Re: [Harp-L] Bluegrass: thoughts and observations

Hi John, that's a good question - what's our "way in" when playing
traditional music that has an emphasis on vocal harmony? What instrument is
the harmonica most similar to? Fiddle, banjo? The fiddle is the answer for
me, Mike Stevens seems to get his inspiration from the banjo.

In my own band I approach each song from a stylistic approach. Since The
Whistling Wolves play a broad cross section of southern vernacular music I
like to pull from fiddlers for the old time tunes, maybe from Charlie McCoy
for the Nashville stuff and from harp players for the blues and jug band
songs. There's a song called "Poughkeepsie" on The Whistling Wolves YouTube
page  [] where I do my best to compliment
our singer Emily Eagen (a two time world champion whistler btw!), and the
backing singers. It's tricky, you want to avoid at all costs stepping on the
singers, yet you need to provide support, especially if you're working in a
small band. I know it sounds constraining but its a delight to do. And you
know what, after 30 years I'm still working on it.

Of all the groups I've worked with The Whistling Wolves is by far my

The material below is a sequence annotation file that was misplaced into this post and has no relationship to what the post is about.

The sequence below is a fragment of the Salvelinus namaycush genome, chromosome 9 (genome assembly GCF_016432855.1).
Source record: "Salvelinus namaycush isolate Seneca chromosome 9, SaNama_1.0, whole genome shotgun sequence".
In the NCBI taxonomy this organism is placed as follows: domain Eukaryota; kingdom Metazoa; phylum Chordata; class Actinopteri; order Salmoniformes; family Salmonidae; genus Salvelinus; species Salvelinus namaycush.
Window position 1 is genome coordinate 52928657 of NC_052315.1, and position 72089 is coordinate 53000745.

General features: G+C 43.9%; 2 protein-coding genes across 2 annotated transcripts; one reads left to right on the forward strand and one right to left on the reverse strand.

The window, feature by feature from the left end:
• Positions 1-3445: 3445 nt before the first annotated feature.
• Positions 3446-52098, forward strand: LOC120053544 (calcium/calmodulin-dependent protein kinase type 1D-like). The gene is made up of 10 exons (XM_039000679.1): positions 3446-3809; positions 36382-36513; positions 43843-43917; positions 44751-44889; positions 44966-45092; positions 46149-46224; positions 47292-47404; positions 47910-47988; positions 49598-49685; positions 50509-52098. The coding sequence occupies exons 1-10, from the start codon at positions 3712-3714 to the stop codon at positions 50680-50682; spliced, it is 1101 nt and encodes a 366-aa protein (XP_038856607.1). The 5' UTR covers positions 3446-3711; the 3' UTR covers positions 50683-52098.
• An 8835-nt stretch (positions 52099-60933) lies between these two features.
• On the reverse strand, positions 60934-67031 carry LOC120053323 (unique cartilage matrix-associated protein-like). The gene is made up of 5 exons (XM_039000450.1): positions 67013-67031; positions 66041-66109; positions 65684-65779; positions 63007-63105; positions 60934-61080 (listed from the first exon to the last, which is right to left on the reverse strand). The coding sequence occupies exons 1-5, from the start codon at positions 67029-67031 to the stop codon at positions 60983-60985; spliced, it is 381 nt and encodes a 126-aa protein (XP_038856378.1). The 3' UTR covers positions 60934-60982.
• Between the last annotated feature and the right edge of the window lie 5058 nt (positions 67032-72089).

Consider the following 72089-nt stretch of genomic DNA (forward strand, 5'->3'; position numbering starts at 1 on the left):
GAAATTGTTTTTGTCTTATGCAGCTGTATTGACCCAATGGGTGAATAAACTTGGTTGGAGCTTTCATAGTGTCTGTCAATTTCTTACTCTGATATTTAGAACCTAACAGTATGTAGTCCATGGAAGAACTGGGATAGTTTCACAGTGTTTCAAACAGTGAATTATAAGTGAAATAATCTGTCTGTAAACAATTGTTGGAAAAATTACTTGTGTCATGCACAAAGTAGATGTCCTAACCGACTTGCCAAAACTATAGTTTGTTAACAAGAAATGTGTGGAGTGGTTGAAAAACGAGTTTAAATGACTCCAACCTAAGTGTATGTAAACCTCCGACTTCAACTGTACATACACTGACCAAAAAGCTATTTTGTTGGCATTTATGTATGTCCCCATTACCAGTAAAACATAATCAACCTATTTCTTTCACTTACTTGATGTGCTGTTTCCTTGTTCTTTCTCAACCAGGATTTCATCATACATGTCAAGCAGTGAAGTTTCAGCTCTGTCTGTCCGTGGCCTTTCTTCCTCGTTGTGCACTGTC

favorite. For the first time I get to sing (huge for those who have yet to
make the leap!) and play all the styles I really like (old time, early
country and blues). Another plus of this acoustic music is freeing yourself
from the quest for the perfect amp and mic. During my "Chicago years" I
spent a fortune on tweed and crystal - now I bring my case full of 40ish
Sleigh and Filisko harps, my AT 4033 mic that we all play and sing into and
relax and play good old fashioned American folk music - got to love it.


On Sun, Jan 23, 2011 at 5:40 PM, John Kerkhoven

> Trip,
> What caught my attention in your last post is this little
> innocuous-sounding line:
> >
> > you have to do the work and understand the role of the instrumentalist in
> a band that prominently features vocal harmony.
> >
> I've just joined, in the role of an accompanist, a band that prominently
> features vocal harmony. (Bass, guit, mandolin, plus me on short harp.) I've
> discovered for some of the songs (mostly originals) that if I think violin I
> stand a better chance of finding my way in.
> Wondering if you could offer a few more words about how you understand the
> role of the instrumentalist -- for instance, your role in Whistling Wolves
> (you guys sound great, btw).
> John

Trip Henderson

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